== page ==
First Sentence: The noise was the worst.
A raging fire has destroyed part of London, including St. Paul’s Cathedral. In the remains is found a body. Not a victim of the fire, but someone who has been mutilated and with his thumbs tied together behind his back: a sign of those who committed Regicide by signing the death warrant for Charles I. Richard Marwood, a reluctant government informer and son of those who committed treason, is charged with finding the killer. Cat Lovett, whose missing father was also part of the treasonous group, desires to be an architect but instead is struggling to survive.
The author’s notes at the beginning of the book are not only important to understanding the background of the story but are also quite fascinating. The story’s opening is evocative, visual and immediately captivating. Into the midst of it all, we are introduced to our first surprise followed by a revelation about one of our two protagonists.
Taylor creates fascinating characters and intermingles them with actual historical figures, yet without ever allowing the fictional characters to be overshadowed. As well as carrying the story, they facilitate the conveying of historical facts about which we may never have heard, such as the group known as the Fifth Monarchists. Still, it is Richard, Cat, Mrs. Alderley, Master Hakesby who play critical roles. Mrs. Alderly, in particular, is an interesting character. There is much more to her than we first believe.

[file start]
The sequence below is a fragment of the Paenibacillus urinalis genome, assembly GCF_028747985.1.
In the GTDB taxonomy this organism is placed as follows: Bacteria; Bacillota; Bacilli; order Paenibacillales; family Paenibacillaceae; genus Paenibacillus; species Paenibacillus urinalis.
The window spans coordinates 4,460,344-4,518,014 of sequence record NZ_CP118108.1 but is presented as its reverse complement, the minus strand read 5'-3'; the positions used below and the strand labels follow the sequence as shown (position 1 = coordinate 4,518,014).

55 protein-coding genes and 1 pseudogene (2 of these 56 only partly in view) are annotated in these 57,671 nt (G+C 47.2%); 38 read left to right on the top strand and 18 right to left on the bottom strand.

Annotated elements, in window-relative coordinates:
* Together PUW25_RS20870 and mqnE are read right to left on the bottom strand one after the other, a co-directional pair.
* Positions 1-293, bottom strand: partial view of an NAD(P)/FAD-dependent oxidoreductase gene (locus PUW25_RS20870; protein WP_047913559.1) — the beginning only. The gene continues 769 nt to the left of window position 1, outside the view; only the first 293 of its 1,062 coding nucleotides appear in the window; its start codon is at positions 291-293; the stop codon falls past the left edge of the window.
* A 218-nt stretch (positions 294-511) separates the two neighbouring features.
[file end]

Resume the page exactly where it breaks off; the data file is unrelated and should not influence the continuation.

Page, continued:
There is always the sense that much is going on behind the scenes of which neither we, nor our protagonist, is aware. Although the fire is not a major focus of the story, the destruction of whole areas, and the impact on people’s lives, as well as the planning of rebuilding does play, in part, an important role. We are also reminded that some things haven’t really changed in 600 years; women are still held responsible for men’s indiscretions, and that environs of sanctuary are not a new concept.
Taylor moves seemlessly between the storylines of Richard and Cat. He brings the two tantalizingly close, then separates them, then a bit closer still. When the two threads do meet, it is tense and very dramatic.
“The Ashes of London” is a very good read filled with “ashes and blood,” history, excellent characters, startling revelations and a twist one doesn’t see coming.
THE ASHES OF LONDON (Hist. Mys-Richard Marwood – London – 1666) - VG
Taylor, Andrew – 1st of trilogy
Harper Collins – Jan 2017